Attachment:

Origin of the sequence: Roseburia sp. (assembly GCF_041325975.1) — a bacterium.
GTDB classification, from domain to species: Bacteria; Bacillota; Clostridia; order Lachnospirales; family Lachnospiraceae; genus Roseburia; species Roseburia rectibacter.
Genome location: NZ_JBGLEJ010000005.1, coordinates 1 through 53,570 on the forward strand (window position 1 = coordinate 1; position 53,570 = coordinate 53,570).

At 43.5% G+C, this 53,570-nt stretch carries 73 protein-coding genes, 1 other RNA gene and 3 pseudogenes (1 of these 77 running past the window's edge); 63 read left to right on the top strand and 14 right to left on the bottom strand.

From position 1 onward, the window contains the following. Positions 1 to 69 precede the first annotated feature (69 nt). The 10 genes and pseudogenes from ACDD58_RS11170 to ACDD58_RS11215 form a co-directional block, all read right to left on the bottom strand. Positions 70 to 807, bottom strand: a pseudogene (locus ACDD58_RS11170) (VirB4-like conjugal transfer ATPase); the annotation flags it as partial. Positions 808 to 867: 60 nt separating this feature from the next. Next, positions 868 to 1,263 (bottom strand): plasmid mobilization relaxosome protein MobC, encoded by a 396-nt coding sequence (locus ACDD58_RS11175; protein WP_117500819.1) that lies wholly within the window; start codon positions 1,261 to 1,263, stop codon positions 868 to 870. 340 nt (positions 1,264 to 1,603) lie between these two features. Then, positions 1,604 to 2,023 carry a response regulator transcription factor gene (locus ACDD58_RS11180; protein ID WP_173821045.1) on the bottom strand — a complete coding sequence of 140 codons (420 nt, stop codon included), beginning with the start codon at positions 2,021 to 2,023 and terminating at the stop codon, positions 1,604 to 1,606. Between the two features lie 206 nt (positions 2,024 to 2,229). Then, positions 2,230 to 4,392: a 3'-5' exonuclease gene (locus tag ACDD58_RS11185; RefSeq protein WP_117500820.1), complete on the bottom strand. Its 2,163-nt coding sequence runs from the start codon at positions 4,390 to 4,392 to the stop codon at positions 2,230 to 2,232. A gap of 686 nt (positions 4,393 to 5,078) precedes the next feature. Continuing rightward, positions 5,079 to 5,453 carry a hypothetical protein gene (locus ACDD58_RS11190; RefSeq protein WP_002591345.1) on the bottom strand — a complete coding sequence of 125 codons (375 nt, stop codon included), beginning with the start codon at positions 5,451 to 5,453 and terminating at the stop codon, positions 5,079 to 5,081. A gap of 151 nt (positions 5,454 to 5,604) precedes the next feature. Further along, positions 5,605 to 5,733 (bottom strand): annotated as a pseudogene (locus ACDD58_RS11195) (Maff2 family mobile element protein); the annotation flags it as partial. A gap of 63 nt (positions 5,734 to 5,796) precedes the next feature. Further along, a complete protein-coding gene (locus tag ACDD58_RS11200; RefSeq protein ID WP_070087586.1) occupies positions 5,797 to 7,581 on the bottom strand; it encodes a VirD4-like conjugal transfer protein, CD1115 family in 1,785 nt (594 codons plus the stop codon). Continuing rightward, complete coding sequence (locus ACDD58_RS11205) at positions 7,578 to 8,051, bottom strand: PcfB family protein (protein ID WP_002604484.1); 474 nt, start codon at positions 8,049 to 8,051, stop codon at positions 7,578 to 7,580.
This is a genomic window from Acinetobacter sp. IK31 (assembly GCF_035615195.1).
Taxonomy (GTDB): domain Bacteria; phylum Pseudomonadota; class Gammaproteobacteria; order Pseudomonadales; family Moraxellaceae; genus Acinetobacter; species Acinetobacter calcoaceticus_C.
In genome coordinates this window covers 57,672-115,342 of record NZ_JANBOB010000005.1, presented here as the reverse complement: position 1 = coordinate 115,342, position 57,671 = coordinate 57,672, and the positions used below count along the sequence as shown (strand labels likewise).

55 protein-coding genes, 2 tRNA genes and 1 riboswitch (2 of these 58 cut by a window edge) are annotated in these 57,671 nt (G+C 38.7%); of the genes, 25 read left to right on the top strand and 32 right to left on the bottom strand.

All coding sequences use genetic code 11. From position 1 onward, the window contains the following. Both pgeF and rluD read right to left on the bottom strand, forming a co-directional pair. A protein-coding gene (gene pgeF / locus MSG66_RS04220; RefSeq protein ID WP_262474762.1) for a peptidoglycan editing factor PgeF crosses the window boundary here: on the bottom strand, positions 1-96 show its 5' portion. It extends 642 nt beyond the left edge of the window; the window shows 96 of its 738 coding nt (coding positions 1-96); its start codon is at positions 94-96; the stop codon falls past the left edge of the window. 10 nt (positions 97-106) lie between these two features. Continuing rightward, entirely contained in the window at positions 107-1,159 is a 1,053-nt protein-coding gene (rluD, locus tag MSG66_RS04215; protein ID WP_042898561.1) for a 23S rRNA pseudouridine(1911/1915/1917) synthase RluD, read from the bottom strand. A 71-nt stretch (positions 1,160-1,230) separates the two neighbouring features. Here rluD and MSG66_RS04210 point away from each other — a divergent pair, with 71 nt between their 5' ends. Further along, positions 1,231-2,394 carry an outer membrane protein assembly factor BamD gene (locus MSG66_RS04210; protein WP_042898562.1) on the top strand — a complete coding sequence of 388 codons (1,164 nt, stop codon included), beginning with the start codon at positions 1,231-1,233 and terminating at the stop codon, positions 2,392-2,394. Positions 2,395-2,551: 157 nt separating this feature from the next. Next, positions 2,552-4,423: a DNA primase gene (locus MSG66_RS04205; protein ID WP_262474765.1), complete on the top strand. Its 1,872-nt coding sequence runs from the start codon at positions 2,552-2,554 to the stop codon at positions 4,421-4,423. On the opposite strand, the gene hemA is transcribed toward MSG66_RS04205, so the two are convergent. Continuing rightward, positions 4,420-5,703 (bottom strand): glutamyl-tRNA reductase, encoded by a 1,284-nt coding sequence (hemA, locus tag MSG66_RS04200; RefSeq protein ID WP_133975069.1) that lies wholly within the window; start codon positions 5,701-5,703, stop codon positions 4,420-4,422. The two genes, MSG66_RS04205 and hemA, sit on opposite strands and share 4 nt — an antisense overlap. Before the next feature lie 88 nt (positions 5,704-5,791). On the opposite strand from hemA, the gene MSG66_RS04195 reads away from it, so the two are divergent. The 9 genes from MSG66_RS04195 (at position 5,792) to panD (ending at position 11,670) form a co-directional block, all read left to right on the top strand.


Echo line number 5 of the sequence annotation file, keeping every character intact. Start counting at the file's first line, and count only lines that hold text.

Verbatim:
From position 1 onward, the window contains the following. Positions 1 to 69 precede the first annotated feature (69 nt). The 10 genes and pseudogenes from ACDD58_RS11170 to ACDD58_RS11215 form a co-directional block, all read right to left on the bottom strand. Positions 70 to 807, bottom strand: a pseudogene (locus ACDD58_RS11170) (VirB4-like conjugal transfer ATPase); the annotation flags it as partial. Positions 808 to 867: 60 nt separating this feature from the next. Next, positions 868 to 1,263 (bottom strand): plasmid mobilization relaxosome protein MobC, encoded by a 396-nt coding sequence (locus ACDD58_RS11175; protein WP_117500819.1) that lies wholly within the window; start codon positions 1,261 to 1,263, stop codon positions 868 to 870. 340 nt (positions 1,264 to 1,603) lie between these two features. Then, positions 1,604 to 2,023 carry a response regulator transcription factor gene (locus ACDD58_RS11180; protein ID WP_173821045.1) on the bottom strand — a complete coding sequence of 140 codons (420 nt, stop codon included), beginning with the start codon at positions 2,021 to 2,023 and terminating at the stop codon, positions 1,604 to 1,606. Between the two features lie 206 nt (positions 2,024 to 2,229). Then, positions 2,230 to 4,392: a 3'-5' exonuclease gene (locus tag ACDD58_RS11185; RefSeq protein WP_117500820.1), complete on the bottom strand. Its 2,163-nt coding sequence runs from the start codon at positions 4,390 to 4,392 to the stop codon at positions 2,230 to 2,232. A gap of 686 nt (positions 4,393 to 5,078) precedes the next feature. Continuing rightward, positions 5,079 to 5,453 carry a hypothetical protein gene (locus ACDD58_RS11190; RefSeq protein WP_002591345.1) on the bottom strand — a complete coding sequence of 125 codons (375 nt, stop codon included), beginning with the start codon at positions 5,451 to 5,453 and terminating at the stop codon, positions 5,079 to 5,081. A gap of 151 nt (positions 5,454 to 5,604) precedes the next feature. Further along, positions 5,605 to 5,733 (bottom strand): annotated as a pseudogene (locus ACDD58_RS11195) (Maff2 family mobile element protein); the annotation flags it as partial. A gap of 63 nt (positions 5,734 to 5,796) precedes the next feature. Further along, a complete protein-coding gene (locus tag ACDD58_RS11200; RefSeq protein ID WP_070087586.1) occupies positions 5,797 to 7,581 on the bottom strand; it encodes a VirD4-like conjugal transfer protein, CD1115 family in 1,785 nt (594 codons plus the stop codon). Continuing rightward, complete coding sequence (locus ACDD58_RS11205) at positions 7,578 to 8,051, bottom strand: PcfB family protein (protein ID WP_002604484.1); 474 nt, start codon at positions 8,049 to 8,051, stop codon at positions 7,578 to 7,580.